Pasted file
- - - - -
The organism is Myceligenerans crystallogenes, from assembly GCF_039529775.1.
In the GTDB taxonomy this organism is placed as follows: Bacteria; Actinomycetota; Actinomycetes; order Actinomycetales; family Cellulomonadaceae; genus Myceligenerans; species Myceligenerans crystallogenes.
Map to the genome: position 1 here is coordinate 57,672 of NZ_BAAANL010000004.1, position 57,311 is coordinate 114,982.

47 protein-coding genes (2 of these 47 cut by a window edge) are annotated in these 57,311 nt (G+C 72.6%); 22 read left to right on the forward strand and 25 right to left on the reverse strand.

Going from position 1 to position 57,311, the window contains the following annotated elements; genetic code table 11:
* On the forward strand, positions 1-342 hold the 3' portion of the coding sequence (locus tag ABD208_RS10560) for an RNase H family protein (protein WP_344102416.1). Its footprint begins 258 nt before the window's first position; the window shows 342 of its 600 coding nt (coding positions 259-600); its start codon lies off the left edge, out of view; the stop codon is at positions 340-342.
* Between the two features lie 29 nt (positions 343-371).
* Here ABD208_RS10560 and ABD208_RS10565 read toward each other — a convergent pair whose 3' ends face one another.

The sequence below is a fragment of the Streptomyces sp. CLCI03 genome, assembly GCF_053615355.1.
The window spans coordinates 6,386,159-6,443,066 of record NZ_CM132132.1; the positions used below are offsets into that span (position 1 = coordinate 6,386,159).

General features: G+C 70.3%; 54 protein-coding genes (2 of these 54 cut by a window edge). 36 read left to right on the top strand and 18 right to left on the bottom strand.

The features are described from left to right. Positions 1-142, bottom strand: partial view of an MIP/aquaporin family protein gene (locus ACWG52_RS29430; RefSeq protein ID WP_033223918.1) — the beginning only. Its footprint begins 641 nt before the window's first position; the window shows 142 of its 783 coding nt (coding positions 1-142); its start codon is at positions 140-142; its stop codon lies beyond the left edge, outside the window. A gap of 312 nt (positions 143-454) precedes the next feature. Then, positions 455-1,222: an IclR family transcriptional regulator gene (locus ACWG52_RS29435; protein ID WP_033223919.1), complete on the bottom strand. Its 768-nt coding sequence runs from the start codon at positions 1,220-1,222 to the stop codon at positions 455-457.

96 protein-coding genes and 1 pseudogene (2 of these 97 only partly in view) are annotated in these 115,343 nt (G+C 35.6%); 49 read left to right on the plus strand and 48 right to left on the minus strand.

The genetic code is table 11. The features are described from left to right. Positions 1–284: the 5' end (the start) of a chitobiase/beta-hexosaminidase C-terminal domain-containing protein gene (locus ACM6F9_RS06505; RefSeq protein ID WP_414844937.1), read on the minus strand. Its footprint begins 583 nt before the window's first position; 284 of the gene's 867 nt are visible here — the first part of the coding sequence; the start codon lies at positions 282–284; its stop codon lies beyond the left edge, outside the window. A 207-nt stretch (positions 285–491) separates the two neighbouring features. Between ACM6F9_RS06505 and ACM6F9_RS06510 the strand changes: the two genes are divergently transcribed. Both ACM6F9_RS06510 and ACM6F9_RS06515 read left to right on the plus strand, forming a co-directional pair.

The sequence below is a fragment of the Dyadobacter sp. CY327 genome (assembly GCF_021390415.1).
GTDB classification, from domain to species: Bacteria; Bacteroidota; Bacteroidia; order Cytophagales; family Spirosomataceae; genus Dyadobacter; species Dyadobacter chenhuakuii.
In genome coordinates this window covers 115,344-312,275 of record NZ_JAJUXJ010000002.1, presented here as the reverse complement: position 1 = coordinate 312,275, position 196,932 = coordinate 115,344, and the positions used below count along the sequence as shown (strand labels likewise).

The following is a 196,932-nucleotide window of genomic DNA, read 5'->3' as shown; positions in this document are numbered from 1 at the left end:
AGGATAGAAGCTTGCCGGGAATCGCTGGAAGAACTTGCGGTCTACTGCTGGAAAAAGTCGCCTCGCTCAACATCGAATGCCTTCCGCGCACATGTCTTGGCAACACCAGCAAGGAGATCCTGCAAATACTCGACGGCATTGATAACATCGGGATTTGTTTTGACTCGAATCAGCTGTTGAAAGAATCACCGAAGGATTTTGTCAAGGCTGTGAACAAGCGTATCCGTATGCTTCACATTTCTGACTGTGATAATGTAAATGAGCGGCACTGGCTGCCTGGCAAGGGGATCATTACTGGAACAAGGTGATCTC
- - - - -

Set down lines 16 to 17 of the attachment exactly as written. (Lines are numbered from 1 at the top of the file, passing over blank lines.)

GTDB classification, from domain to species: Bacteria; Bacteroidota; Bacteroidia; order Cytophagales; family Spirosomataceae; genus Dyadobacter; species Dyadobacter chenhuakuii.
In genome coordinates this window covers 115,344-312,275 of record NZ_JAJUXJ010000002.1, presented here as the reverse complement: position 1 = coordinate 312,275, position 196,932 = coordinate 115,344, and the positions used below count along the sequence as shown (strand labels likewise).